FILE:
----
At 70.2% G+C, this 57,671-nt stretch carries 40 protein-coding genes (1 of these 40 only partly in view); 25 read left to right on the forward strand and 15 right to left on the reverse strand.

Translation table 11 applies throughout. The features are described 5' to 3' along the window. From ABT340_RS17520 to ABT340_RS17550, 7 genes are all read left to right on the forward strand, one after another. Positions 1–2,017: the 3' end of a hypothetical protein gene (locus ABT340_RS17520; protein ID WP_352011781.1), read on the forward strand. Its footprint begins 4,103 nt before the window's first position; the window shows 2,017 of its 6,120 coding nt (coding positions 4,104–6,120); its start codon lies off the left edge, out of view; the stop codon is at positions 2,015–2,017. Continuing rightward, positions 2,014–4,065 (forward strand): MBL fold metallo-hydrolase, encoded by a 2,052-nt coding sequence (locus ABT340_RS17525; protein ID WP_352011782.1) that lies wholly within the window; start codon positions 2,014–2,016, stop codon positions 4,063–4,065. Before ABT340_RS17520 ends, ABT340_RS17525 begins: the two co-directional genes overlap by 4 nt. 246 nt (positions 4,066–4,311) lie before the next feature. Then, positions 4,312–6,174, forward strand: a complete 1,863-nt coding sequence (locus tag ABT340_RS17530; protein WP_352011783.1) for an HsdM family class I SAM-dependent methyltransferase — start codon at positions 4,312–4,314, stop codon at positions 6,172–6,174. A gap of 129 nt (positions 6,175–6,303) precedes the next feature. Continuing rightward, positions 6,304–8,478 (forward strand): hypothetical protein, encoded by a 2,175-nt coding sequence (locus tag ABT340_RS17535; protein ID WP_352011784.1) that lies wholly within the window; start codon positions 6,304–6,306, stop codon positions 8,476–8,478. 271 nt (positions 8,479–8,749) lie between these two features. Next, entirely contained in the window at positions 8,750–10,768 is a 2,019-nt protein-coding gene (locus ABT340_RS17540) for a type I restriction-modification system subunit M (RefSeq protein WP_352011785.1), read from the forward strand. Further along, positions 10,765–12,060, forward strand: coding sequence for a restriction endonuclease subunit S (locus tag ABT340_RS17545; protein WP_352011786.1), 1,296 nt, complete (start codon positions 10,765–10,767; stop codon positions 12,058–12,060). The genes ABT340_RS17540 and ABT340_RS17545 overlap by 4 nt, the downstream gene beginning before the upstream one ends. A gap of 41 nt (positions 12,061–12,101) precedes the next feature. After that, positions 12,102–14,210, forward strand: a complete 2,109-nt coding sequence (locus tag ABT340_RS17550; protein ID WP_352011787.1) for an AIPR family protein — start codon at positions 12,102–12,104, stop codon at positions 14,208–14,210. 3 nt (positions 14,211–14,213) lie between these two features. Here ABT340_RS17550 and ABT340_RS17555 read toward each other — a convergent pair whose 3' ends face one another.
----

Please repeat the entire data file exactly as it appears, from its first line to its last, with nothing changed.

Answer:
At 70.2% G+C, this 57,671-nt stretch carries 40 protein-coding genes (1 of these 40 only partly in view); 25 read left to right on the forward strand and 15 right to left on the reverse strand.

Translation table 11 applies throughout. The features are described 5' to 3' along the window. From ABT340_RS17520 to ABT340_RS17550, 7 genes are all read left to right on the forward strand, one after another. Positions 1–2,017: the 3' end of a hypothetical protein gene (locus ABT340_RS17520; protein ID WP_352011781.1), read on the forward strand. Its footprint begins 4,103 nt before the window's first position; the window shows 2,017 of its 6,120 coding nt (coding positions 4,104–6,120); its start codon lies off the left edge, out of view; the stop codon is at positions 2,015–2,017. Continuing rightward, positions 2,014–4,065 (forward strand): MBL fold metallo-hydrolase, encoded by a 2,052-nt coding sequence (locus ABT340_RS17525; protein ID WP_352011782.1) that lies wholly within the window; start codon positions 2,014–2,016, stop codon positions 4,063–4,065. Before ABT340_RS17520 ends, ABT340_RS17525 begins: the two co-directional genes overlap by 4 nt. 246 nt (positions 4,066–4,311) lie before the next feature. Then, positions 4,312–6,174, forward strand: a complete 1,863-nt coding sequence (locus tag ABT340_RS17530; protein WP_352011783.1) for an HsdM family class I SAM-dependent methyltransferase — start codon at positions 4,312–4,314, stop codon at positions 6,172–6,174. A gap of 129 nt (positions 6,175–6,303) precedes the next feature. Continuing rightward, positions 6,304–8,478 (forward strand): hypothetical protein, encoded by a 2,175-nt coding sequence (locus tag ABT340_RS17535; protein ID WP_352011784.1) that lies wholly within the window; start codon positions 6,304–6,306, stop codon positions 8,476–8,478. 271 nt (positions 8,479–8,749) lie between these two features. Next, entirely contained in the window at positions 8,750–10,768 is a 2,019-nt protein-coding gene (locus ABT340_RS17540) for a type I restriction-modification system subunit M (RefSeq protein WP_352011785.1), read from the forward strand. Further along, positions 10,765–12,060, forward strand: coding sequence for a restriction endonuclease subunit S (locus tag ABT340_RS17545; protein WP_352011786.1), 1,296 nt, complete (start codon positions 10,765–10,767; stop codon positions 12,058–12,060). The genes ABT340_RS17540 and ABT340_RS17545 overlap by 4 nt, the downstream gene beginning before the upstream one ends. A gap of 41 nt (positions 12,061–12,101) precedes the next feature. After that, positions 12,102–14,210, forward strand: a complete 2,109-nt coding sequence (locus tag ABT340_RS17550; protein ID WP_352011787.1) for an AIPR family protein — start codon at positions 12,102–12,104, stop codon at positions 14,208–14,210. 3 nt (positions 14,211–14,213) lie between these two features. Here ABT340_RS17550 and ABT340_RS17555 read toward each other — a convergent pair whose 3' ends face one another.